Reportage on a planet without equitable or sustainable development.
india’s payments dilemma. continued.
The Financial Sector Legislative Reforms Commission (FSLRC) could recommend that the Reserve Bank of India should grant limited purpose bank licences to telecom firms and other industries in order to promote financial inclusion. A working group led by Morgan Stanley India chairman PJ Nayak, tasked by the Commission to propose changes to the country’s payment laws, has proposed a radical new approach to ensure the unbanked get access to formal and secure payment systems, which includes restricting the central bank’s regulatory grip over payment and settlement systems.
Its prescriptions are significant as they offer an alternative last mile solution that could help UPA-2 operationalise its ambitious direct benefits transfer programme to ensure subsidy payouts reach intended beneficiaries through the use of technological innovations.
At the same time, it is getting flak from sectoral experts for not paying enough attention to accompanying risks. Says MS Sriram, a member of IIM-Bangalore’s Centre for Public Policy, “The report doesn’t balance risk and innovation. What is at stake here is small depositors’ savings. The RBI has to be conservative on these issues.”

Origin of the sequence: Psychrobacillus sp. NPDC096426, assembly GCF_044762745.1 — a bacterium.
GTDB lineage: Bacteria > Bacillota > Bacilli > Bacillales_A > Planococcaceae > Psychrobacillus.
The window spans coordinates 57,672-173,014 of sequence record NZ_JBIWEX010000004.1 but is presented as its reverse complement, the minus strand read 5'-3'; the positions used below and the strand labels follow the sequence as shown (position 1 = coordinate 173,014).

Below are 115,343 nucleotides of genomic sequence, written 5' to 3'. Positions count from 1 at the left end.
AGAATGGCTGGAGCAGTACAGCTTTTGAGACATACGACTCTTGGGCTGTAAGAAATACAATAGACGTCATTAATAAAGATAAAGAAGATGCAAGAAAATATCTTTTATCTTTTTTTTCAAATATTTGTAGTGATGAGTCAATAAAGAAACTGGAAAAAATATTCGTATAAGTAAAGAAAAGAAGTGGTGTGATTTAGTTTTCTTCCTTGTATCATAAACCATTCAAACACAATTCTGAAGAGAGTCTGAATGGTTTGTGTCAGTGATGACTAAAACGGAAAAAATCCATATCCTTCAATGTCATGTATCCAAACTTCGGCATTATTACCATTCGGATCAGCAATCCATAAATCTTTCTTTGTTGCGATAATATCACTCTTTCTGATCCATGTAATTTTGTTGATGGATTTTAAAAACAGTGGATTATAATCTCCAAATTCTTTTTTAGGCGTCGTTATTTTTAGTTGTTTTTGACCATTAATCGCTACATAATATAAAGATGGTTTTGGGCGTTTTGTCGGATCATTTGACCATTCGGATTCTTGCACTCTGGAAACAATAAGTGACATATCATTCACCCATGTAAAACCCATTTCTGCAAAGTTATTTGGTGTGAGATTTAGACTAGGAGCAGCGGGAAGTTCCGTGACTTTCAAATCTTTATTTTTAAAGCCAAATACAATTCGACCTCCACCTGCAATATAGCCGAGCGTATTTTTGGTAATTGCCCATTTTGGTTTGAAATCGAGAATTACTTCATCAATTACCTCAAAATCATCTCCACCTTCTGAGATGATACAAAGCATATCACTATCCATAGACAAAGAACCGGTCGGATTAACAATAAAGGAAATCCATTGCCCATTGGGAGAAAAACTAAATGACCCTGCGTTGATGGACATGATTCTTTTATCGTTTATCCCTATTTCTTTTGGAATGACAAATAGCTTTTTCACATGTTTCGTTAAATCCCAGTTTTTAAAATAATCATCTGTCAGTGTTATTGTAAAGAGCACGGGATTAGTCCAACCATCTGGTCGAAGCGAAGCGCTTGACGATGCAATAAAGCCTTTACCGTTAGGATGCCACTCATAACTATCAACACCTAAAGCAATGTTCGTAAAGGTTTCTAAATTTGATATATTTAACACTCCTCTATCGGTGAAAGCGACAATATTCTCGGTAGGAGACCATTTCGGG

The complete story by my colleague vikas and yours truly, here.
I am an Indian journalist with interests in energy, environment, climate and India’s ongoing slide into right-wing authoritarianism. My book, Despite the State, an examination of pervasive state failure and democratic decay in India, was published by Westland Publications, India, in January 2021. My work has won the Bala Kailasam Memorial Award; the Ramnath Goenka Excellence in Journalism Award; and five Shriram Awards for Excellence in Financial Journalism. Write to me at firstname.lastname@example.org.
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